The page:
Nancy Tom Chan doesn’t take days off. Instead, the founder of the 57-year-old Golden Gate Fortune Cookie Factory in Chinatown can be found hand-folding fortunes into freshly made cookies under a giant mural of herself doing the same. Visitors also see her climbing step-ladders to pour batter into her proprietary old-school iron machines, which move 48 little iron skillets through a flame-powered system to create her uniquely light cookies. She’s the only one who knows the recipe.

“Only her,” said her son Kevin Chan from a small room under the shop displaying local Chinese art paintings made by fingers. “She’s been here her whole life. She will get sick if she doesn’t work or if she doesn’t have something to do. She feels sick when she just sits at home. That’s her soul, that’s her heart there.

Golden Gate Fortune Cookie Factory has been in operation for 57 years. Photo by Tamara Palmer

“Can you imagine a lady who’s done cookies for almost 50 years with no days off, spending every day there?” he asked. “She doesn’t want a day off because she thinks that if she takes a day off the visitors and the people who come by don’t have cookies to taste. Can you imagine if we were closed the one day and you came over here, you’d be disappointed because the only day you are in San Francisco I’m closed.”

Tourists with Boudin bags seem to know about this place, but locals shouldn’t overlook how high quality the Chan Family’s product is, with a texture that newer and more efficient machines can’t produce. There’s even excellent chocolate dipped options. The company can produce large or small custom orders within a few days, and if you’re ordering in quantities of 100, you can choose up to three messages. Kevin said that people have commissioned everything from a parent telling their kid to clean their room to marriage proposals.

Nancy Tom Chan pours fortune cookie batter beneath a mural of herself working at Golden Gate Fortune Cookie Factory. Photo by Tamara Palmer

The factory got a wave of both local and international attention recently when a March 4 BBC News article revealed that rent had gone way up, from $1,400 to $5,750 in just three years, a perfect symbol of San Francisco greed in 2019. Local outlets ran with the angle that the future is threatened, but Kevin feels like the article made him look like he was only complaining about himself.

“It was a misunderstanding,” Kevin told 48hills. “BBC didn’t really understand what I was talking about. I just told them that we had tough times. Not me, us! We means us in the city, and a lot of people are having tough times. If I have tough times other people have it even worse; that’s what I’m trying to emphasize. And they made it sound like I am having a tough time. I mean, I do have a tough time but that’s not exactly what I meant. I’m still here. People say that I’m closing and it’s just not fair.”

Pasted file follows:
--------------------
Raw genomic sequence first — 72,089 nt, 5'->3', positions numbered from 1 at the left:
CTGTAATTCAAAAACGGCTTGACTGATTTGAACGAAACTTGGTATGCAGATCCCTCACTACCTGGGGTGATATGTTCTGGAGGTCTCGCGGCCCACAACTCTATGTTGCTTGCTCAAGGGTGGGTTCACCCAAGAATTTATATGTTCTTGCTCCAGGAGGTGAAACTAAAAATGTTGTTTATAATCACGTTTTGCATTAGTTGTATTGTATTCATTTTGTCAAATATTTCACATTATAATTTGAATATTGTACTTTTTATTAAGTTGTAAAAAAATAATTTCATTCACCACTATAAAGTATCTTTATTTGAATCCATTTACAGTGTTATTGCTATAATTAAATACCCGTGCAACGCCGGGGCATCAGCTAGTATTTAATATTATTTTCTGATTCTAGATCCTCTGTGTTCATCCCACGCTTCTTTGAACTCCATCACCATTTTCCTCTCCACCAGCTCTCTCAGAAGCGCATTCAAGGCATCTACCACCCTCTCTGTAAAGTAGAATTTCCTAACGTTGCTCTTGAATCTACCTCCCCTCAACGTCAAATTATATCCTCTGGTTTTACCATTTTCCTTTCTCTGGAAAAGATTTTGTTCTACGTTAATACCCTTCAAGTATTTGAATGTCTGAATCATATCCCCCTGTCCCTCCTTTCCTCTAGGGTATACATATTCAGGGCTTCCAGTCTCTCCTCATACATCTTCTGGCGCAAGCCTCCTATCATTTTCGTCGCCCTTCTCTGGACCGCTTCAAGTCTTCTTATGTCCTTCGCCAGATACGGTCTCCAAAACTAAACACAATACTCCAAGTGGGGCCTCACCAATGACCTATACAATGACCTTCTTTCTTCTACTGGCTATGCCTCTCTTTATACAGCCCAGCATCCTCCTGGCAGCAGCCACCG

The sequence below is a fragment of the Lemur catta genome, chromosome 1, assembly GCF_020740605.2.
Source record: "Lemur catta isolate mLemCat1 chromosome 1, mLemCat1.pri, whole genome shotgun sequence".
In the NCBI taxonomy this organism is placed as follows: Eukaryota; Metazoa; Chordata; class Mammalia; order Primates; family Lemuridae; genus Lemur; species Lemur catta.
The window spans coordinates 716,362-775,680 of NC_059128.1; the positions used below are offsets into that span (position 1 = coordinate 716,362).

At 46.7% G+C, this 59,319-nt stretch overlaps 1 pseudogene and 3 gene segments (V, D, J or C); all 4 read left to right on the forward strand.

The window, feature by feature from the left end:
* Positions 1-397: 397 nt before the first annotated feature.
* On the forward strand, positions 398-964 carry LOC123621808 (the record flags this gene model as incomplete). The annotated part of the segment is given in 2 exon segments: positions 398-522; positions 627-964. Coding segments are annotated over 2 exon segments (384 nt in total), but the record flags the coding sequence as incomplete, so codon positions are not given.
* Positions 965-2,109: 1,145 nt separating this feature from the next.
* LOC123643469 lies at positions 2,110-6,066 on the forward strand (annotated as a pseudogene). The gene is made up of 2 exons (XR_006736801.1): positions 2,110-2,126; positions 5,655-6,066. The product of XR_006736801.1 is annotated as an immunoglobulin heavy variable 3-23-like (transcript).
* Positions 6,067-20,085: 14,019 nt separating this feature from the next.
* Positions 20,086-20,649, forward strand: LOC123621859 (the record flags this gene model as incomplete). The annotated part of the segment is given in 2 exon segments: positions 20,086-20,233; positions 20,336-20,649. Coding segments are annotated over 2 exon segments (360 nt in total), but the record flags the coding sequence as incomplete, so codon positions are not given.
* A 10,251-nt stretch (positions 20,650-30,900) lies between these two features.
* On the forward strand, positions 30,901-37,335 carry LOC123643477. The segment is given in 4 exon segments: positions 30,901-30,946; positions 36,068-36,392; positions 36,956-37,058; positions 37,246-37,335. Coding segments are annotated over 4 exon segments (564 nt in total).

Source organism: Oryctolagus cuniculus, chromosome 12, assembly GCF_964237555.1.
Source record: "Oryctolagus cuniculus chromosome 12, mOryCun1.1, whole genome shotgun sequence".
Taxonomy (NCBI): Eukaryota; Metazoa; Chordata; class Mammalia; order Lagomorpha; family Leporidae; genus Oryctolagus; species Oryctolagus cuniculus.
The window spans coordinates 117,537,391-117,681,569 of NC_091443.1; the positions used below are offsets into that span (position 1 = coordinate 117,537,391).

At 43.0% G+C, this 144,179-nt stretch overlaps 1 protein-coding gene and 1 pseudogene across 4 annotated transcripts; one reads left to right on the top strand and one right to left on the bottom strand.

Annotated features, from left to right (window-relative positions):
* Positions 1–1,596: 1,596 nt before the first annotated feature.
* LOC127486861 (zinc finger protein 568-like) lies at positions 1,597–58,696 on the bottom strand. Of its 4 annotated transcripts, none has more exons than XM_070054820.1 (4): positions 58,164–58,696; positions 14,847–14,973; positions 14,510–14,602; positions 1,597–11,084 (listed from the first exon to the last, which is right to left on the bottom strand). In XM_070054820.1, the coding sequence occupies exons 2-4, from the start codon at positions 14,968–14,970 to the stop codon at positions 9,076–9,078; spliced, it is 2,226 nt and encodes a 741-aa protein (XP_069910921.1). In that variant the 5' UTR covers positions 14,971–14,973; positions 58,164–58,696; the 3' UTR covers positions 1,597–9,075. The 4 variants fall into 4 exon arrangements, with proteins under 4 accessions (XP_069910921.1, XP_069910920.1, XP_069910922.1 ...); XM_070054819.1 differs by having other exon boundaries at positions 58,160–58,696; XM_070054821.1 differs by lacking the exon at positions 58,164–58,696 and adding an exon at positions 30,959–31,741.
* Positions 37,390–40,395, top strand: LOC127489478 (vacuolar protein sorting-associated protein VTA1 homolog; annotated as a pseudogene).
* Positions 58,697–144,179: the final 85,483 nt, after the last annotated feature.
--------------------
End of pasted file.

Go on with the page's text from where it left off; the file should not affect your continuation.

Fresh-baked goods and photos with the famous at Golden Gate Fortune Cookie Factory. Photo by Tamara Palmer

The family is committed to continue to promote this unique slice of Chinese culture in San Francisco, although Kevin does credit the sometimes-contested origin version that fortune cookies were created by Makoto Hagiwara from the Japanese Tea Garden in San Francisco.

“The cookie was invented in San Francisco by the Japanese, I’m not opposing that. They were,” he said. “But the Chinese were the ones who perfected it. The Chinese were the ones who made the machines, and the Chinese were the ones who made the real fortune cookie. At that time the Japanese made them for fun, like a little waffle pancake, but they didn’t make them popular and they didn’t form them the way we are forming them right now. But they still get the credit for it, and they should. The fortune cookie was an American invention in San Francisco.

“If you go to China and ask for a fortune cookie they will look at you like you’re a fool. ‘What are you talking about?’”

A factory worker folds warm cookies at Golden Gate Fortune Cookie Factory. Photo by Tamara Palmer

The Chans are touched by the outpouring of customer love and support following the story.

“One of my clients even sent me a $250 check just to support me,” Kevin revealed. “I took the check but I wouldn’t cash it because it’s from the human heart. I’m going to frame it and leave it in the shop. I even brought some cookies to her house last night after I got the check. It’s not the money, it’s the people, it’s heart to heart. They love my cookies and they love my shop, so I’ve got to love them back.”

Golden Gate Fortune Cookie is located at 56 Ross Alley in San Francisco, (415) 806-8243.

A mural of owner Kevin Chan with the Golden State Warriors’ Klay Thompson. Photo by Tamara Palmer